What are the trends that matter in 2012?

Speaking as someone working at a health organization, I think an important trend in 2012 will be the continued development of mHealth (mobile health) tools. The ubiquity of mobile phones means that it is easier to put the right tools in the hands of those who need and can use them, and that this will have a growing impact on people who are poor, marginalized, or otherwise excluded from traditional health systems. I also think (honestly!) that crowdsourcing will continue to be vital in the development of socially-minded ventures, both for- and non-profit. Thanks to the continuing recession, cash flows for nonprofits are shifting and it’s clear that effective crowdsource strategies are now becoming a vital component of most nonprofits’ fundraising efforts.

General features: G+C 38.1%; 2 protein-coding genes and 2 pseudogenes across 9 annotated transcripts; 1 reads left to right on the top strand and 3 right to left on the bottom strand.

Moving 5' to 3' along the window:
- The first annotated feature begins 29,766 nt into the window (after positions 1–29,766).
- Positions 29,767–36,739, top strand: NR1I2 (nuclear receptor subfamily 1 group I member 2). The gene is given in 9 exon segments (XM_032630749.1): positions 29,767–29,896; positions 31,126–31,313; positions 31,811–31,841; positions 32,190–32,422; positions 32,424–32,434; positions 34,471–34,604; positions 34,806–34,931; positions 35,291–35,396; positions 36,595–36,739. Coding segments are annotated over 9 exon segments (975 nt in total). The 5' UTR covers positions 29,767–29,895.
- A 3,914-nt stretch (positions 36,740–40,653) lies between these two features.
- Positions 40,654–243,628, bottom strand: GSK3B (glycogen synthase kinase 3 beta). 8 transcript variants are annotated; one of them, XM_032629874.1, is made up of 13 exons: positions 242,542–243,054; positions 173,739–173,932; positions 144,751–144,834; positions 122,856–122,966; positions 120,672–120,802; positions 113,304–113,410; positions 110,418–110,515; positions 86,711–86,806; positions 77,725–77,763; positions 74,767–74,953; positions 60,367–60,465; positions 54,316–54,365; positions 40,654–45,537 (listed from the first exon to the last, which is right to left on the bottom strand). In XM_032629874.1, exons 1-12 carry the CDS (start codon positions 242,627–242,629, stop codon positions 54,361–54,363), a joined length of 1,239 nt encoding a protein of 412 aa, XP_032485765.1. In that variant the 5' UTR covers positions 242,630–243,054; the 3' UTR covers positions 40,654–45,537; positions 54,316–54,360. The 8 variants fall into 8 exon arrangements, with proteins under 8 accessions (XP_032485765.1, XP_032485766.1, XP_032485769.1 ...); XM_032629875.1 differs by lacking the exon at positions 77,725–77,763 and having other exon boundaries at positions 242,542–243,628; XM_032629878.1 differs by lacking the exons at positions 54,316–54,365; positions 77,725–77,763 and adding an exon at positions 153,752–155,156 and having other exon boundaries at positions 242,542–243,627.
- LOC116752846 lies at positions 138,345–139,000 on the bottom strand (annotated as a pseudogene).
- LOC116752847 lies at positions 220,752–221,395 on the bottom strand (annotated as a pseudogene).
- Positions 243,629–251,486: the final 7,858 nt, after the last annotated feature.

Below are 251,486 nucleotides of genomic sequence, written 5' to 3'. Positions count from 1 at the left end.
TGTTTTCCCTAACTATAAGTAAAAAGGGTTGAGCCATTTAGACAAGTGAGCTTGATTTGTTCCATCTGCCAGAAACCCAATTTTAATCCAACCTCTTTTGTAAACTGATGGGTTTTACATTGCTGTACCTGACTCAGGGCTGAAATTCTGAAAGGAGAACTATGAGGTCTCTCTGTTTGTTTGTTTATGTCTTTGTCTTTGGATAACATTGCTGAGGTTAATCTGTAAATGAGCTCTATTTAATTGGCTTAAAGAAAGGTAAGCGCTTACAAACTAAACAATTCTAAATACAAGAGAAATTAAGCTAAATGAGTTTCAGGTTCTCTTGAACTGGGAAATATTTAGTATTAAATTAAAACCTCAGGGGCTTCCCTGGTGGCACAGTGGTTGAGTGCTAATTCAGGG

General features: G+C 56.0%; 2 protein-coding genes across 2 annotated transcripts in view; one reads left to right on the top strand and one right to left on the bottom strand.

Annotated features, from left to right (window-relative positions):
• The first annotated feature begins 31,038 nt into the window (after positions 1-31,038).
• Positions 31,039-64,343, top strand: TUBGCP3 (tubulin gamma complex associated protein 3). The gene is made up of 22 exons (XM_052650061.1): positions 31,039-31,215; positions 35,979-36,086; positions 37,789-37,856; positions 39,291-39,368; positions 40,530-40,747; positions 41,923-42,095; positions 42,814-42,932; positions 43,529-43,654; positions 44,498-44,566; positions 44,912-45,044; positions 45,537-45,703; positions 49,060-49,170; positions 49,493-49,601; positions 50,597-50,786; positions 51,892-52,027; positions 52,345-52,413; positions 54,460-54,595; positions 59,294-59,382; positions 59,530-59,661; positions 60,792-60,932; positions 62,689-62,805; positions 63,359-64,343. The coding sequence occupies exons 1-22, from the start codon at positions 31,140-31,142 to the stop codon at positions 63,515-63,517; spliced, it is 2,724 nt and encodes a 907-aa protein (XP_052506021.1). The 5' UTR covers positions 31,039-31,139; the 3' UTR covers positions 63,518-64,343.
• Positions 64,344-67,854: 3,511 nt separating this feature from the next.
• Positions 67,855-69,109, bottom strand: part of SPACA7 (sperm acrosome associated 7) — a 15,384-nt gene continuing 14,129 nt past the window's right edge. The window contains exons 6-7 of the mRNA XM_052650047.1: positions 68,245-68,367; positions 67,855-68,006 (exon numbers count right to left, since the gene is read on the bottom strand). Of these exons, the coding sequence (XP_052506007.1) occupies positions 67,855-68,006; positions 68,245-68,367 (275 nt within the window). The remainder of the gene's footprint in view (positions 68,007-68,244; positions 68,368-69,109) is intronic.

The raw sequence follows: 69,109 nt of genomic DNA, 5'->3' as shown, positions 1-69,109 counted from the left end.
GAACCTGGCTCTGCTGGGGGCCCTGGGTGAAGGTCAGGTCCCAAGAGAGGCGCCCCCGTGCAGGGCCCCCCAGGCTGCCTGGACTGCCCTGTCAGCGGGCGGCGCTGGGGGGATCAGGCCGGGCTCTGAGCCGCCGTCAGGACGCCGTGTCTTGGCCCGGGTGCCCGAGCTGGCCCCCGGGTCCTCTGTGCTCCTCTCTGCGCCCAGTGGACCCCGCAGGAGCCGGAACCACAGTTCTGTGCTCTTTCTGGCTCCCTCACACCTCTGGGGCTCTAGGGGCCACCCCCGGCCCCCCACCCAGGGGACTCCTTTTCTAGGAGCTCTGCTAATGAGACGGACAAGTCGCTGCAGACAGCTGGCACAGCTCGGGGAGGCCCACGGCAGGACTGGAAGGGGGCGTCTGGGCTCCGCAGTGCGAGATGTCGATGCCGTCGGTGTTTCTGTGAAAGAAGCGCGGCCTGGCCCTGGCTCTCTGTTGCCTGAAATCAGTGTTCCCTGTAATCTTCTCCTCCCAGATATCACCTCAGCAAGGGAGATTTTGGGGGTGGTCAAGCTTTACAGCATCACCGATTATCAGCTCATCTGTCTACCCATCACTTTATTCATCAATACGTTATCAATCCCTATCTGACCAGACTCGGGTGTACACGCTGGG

Eric Myers, Shouting Fire

Shouting Fire Ignition, $9,227 raised

What are your goals for 2012?

Our goal for Shouting Fire in 2012 is to launch with a whisper and end with a bang.  By building our slate of original programming show by show,  we hope that Shouting Fire positions itself as a powerful aggregator and broadcaster of community-created content. “Community” in this case being not just those who have been to Burning Man, but anyone who is interested in the alternative art and ideas that tend to be ignored by the mainstream. 

What are the trends that matter in 2012?

Trends are a tricky business, but as traditional institutions and media platforms fall short, it’s more important than ever for artists, activists, and content creators to band together. The 21st century DIY ethic will, of course, continue. But once you Do It Yourself, it’s time to Do It Together. There are a million voices screaming into the infinite space of the Internet, and it can be hard to elevate your individual signal over all the noise. But as like-minded people collectivize their voices—synthesizing them and sending them out through collaborative portals such as Shouting Fire—new stories will be told, stories that will shape the culture in vital and necessary ways.